Retired Army Colonel attacks Mattis, calls him a “deeply flawed defense secretary”

Retired Army Colonel Bob Wilson and outgoing Secretary of Defense Jim Mattis (right).

A retired US Army Colonel who served in both the Obama and Trump administrations has slammed outgoing Secretary of Defense Jim Mattis, claiming that the retired Marine commander was a “deeply flawed defense secretary.”

Retired Colonel Bob Wilson, a former National Security Council member in the Obama and Trump administrations, insinuated that Mattis was highly overrated in the praise he was given for the job he did.

Publishing a perspective piece in The Washington Post, Wilson criticized Mattis’s stances on several issues, ranging from US/Mexico border operations to his Afghanistan strategy, as well as his comments regarding the murder of Saudi journalist Jamal Khashoggi.

“The recent fawning evaluations are hard to square with his record,” Wilson wrote of the Secretary of Defense.

Wilson claimed that Mattis was seen as a near-mythical figure in light of his departure, something that seemed odd for an individual he felt did not accomplish much.

“Jim Mattis’s resignation from the Trump administration, and his subsequent accelerated dismissal, prompted responses that bordered on the hagiographic,” he wrote. “Tellingly, most of the anecdotes in these articles and columns emphasized his career up to the point when Mattis walked into the Pentagon as defense secretary, rather than his performance in that role- which was decidedly lackluster.”

On the case of the Khashoggi murder, Wilson claimed that Mattis was wrong to say there was “no smoking gun” mere days before CIA Directior Gina Haspel briefed Congress on evidence that Saudia Arabian government officials were complicit in his killing. It is unknown, however, if Mattis actually knew or was simply keeping information classified until it could be released through proper procedure.

Speaking of the placement of troops along the US/Mexico Border, Wilson criticized Mattis’s words to a soldier who asked what the “short and the long-term plans” of the operation were.

“Short term right now, you get the obstacles in so the Border patrolmen can do what they gotta do,” Mattis is quoted as saying. “Longer term, it’s somewhat to be determined. We’ll just have to see what the situation develops in, and then we’ll get you an answer.”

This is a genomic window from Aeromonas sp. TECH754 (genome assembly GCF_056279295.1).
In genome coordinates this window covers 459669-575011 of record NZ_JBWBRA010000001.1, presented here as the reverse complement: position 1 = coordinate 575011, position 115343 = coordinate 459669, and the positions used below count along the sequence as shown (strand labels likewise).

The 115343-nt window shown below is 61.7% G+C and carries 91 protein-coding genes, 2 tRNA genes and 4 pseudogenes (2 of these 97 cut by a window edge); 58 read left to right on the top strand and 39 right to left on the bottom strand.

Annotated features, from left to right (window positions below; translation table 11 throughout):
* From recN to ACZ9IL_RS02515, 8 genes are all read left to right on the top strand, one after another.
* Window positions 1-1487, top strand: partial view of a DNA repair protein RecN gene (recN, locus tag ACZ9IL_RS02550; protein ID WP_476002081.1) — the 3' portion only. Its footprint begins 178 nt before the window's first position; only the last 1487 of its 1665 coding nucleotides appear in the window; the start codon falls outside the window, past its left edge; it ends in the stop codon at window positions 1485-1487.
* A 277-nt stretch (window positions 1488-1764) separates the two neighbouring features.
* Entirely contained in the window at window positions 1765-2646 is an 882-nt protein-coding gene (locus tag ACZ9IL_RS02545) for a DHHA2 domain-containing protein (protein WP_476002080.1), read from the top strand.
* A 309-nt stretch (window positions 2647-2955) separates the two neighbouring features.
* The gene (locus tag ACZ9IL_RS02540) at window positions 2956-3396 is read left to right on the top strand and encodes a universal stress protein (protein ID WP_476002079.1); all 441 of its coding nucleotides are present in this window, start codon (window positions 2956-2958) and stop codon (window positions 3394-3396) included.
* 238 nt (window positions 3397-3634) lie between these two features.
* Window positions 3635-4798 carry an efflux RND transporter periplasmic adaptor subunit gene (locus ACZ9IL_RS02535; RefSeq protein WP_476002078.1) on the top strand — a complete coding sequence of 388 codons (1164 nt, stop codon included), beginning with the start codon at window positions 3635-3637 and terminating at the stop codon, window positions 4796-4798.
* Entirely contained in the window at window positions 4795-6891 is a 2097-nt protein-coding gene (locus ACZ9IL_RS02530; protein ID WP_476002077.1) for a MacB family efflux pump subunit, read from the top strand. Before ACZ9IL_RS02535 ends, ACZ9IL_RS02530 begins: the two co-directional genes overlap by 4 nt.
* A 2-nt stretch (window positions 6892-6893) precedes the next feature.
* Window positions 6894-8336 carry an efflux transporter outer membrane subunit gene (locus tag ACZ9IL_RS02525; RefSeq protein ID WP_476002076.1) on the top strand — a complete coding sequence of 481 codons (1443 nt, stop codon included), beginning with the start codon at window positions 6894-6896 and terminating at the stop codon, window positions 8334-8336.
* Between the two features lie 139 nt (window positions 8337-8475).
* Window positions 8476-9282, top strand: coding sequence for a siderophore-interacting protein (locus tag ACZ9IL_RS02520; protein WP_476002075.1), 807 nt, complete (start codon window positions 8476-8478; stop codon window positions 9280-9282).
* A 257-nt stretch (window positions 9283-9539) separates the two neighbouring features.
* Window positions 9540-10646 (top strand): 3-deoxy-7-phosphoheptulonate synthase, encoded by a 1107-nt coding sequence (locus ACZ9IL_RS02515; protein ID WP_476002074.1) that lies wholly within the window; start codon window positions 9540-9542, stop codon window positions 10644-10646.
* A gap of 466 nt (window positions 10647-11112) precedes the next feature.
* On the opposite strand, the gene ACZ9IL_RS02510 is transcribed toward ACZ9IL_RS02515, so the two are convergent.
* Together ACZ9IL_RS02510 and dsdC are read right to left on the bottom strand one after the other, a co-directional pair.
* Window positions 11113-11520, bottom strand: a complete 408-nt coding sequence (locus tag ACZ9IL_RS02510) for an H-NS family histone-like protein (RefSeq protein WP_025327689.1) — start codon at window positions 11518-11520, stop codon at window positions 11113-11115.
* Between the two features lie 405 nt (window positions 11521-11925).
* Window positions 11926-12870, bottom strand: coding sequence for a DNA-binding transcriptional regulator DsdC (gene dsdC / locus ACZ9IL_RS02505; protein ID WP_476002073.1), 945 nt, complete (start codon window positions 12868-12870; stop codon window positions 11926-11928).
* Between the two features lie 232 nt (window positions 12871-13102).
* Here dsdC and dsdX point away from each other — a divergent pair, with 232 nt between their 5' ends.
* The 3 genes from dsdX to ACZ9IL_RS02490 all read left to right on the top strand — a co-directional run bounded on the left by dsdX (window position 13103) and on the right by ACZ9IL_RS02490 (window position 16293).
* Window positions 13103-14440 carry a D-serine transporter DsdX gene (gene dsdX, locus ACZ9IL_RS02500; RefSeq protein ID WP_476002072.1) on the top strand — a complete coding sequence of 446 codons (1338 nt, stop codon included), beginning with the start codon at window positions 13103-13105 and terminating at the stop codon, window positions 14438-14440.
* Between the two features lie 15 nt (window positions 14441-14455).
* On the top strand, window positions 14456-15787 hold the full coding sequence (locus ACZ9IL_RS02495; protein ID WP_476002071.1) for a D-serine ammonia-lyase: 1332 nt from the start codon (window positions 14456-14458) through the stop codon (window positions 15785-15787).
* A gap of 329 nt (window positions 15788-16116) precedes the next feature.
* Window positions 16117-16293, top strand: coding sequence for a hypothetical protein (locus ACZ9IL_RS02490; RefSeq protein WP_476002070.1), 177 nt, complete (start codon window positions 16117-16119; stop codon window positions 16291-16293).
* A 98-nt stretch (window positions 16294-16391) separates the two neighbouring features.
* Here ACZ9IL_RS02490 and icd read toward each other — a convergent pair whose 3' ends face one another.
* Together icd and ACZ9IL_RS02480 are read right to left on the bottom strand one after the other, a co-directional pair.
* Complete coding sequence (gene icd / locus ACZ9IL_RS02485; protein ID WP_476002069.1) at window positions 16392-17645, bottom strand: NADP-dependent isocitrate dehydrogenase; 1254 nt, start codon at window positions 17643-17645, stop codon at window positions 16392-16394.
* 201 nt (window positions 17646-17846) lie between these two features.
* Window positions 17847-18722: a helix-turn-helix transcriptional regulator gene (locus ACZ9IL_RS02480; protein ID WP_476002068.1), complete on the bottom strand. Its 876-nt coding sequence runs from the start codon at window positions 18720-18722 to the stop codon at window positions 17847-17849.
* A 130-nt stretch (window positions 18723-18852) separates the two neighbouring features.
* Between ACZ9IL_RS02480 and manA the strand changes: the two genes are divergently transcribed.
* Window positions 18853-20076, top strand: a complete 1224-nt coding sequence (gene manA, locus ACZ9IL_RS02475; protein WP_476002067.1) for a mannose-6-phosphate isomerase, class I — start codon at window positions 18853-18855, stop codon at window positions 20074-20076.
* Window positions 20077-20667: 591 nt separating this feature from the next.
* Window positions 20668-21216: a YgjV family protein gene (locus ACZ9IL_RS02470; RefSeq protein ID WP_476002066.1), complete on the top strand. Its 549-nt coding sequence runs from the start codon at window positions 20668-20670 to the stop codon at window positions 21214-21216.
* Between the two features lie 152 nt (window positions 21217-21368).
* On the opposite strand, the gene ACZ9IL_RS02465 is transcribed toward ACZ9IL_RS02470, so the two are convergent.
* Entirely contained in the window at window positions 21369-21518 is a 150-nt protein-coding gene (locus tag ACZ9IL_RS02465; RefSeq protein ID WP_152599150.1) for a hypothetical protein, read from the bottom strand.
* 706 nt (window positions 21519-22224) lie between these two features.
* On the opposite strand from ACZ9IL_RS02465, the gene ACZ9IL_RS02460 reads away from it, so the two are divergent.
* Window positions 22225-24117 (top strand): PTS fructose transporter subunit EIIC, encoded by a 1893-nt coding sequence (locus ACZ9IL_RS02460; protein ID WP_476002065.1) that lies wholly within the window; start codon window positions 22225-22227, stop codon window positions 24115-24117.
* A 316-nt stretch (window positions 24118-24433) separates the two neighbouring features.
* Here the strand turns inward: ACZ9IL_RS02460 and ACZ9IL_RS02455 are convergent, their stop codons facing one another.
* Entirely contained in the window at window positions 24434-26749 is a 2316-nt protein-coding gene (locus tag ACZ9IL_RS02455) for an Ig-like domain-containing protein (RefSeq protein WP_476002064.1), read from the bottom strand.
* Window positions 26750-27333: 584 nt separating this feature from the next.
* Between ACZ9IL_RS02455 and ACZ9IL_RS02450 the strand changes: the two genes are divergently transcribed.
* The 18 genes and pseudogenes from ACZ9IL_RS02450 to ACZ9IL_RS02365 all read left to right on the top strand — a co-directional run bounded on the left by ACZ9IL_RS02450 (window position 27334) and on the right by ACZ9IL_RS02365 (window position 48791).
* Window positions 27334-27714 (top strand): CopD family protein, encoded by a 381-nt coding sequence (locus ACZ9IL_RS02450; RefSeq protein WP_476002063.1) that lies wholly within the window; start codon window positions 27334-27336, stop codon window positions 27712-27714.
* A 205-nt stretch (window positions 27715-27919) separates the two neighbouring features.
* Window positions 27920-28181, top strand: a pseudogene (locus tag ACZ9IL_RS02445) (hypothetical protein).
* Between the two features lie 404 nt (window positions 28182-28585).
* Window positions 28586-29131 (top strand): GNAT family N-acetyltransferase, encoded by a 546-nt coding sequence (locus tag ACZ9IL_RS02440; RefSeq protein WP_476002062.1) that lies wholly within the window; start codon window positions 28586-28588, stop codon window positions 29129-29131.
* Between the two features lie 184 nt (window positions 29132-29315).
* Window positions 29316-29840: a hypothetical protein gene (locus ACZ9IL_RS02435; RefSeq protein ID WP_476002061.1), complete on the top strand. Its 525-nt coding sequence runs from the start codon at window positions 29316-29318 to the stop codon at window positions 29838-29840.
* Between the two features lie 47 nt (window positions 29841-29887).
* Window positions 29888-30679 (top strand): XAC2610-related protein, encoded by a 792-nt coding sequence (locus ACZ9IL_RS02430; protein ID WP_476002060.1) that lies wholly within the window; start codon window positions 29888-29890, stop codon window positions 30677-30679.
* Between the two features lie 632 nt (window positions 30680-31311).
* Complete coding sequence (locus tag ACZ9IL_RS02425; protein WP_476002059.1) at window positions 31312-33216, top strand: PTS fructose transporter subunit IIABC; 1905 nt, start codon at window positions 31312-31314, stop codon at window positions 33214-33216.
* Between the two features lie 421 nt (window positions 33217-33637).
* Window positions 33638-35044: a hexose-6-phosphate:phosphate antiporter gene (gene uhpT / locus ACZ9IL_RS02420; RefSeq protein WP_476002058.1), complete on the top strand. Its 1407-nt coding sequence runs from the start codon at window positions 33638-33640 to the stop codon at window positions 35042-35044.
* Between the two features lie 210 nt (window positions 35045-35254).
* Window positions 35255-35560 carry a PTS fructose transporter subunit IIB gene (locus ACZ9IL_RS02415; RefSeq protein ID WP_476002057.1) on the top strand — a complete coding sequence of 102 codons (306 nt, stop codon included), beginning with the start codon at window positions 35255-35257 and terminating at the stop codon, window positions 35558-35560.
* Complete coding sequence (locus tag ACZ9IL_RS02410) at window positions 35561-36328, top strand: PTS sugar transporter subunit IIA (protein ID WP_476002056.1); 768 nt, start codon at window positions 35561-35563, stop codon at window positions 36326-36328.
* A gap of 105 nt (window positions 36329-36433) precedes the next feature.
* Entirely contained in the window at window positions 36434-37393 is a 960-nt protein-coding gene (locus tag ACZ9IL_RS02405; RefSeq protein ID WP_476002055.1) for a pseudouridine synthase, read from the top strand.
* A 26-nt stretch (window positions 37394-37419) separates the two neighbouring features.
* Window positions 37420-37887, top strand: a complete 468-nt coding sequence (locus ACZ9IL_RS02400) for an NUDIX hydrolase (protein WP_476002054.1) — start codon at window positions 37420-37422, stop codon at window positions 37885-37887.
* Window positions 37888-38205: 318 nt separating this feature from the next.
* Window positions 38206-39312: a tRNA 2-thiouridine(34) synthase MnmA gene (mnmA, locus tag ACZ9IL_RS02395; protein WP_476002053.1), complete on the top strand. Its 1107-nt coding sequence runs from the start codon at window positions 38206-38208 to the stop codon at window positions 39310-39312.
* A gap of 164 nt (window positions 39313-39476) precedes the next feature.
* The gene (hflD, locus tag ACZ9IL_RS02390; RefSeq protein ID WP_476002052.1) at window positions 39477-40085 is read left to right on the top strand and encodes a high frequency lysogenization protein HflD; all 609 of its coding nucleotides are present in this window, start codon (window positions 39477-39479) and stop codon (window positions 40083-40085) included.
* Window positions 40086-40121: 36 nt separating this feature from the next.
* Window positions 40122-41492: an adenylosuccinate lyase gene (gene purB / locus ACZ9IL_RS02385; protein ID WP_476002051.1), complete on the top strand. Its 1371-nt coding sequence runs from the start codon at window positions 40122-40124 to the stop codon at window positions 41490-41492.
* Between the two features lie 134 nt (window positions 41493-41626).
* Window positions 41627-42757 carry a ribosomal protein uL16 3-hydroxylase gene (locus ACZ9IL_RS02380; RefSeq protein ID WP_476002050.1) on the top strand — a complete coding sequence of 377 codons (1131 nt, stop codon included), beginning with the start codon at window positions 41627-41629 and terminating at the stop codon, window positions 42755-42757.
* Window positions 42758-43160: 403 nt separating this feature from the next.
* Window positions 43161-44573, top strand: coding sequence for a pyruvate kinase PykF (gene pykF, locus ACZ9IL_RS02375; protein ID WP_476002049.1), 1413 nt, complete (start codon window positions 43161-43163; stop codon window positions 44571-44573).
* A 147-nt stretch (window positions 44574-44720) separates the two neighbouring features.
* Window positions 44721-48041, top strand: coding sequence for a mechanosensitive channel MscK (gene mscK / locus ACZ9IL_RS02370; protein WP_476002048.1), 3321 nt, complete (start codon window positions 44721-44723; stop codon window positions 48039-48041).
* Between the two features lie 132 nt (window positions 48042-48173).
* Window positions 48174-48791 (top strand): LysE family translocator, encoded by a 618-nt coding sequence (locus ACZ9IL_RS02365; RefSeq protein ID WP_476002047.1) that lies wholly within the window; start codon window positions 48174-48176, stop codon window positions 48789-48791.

Wilson was wholly unsatisfied with this statement, claiming that, “When an opportunity to talk about the military’s role there to service members on the ground -and the U.S. public-Mattis struggled.”

Video of a soldier asking Mattis about their mission at the border:

To be sure, Mattis did not devise this misguided mission, which politicized the armed services,” Wilson wrote. “But if Mattis was not going to resign over this mission, he owed more to the men and women on the ground there than the muddled non-rationale he provided.”

While sparing Mattis no quarter in his opinion piece, Wilson did seem to hold a candle for former Secretary of Defense Ashton Carter, praising the Obama-era SecDef for opening combat roles to women.

“Mattis has few defense-policy achievements to point to, Wilson wrote. “His immediate predecessor, Ashton B. Carter, implemented one of the most far-reaching military personnel policy changes of the past several decades: the opening of all military combat duty positions to women. This change also provided a pathway for women to positions of leadership within the uniformed services as well, because assignment to combat units is a prerequisite for many jobs. The shift will shape the military in profound ways in the decades ahead.”

Wilson noted that Mattis did not heap praise on the idea of gender integration in combat roles, referring to the change as “a policy that I inherited, and so far the cadre is so small that we have no data on it.”

To this day, there is no measurable good to have come from the complete gender integration of the armed forces, with few female volunteers and little to no data to be evaluated in a short timeline.

In Wilson’s closing, Mattis appears to have drawn considerable ire from him, who respected the man as a combat commander but had little in the way of nice things to say about him in his current role.

“While Mattis had admirable qualities as a military leader, that experience did not translate into meaningful accomplishments as defense secretary,” Wilson wrote. “And the idea that things on the national security front would have been much worse without him is unprovably counterfactual. They are pretty bad now, and Mattis deserves some of the blame.”

Despite these criticisms, Jim Mattis has secured himself a notable place in history, and currently enough of a following to pursue a political career if he so chooses. It is unknown, however, if in one hundred years, anyone will remember the name Bob Wilson.

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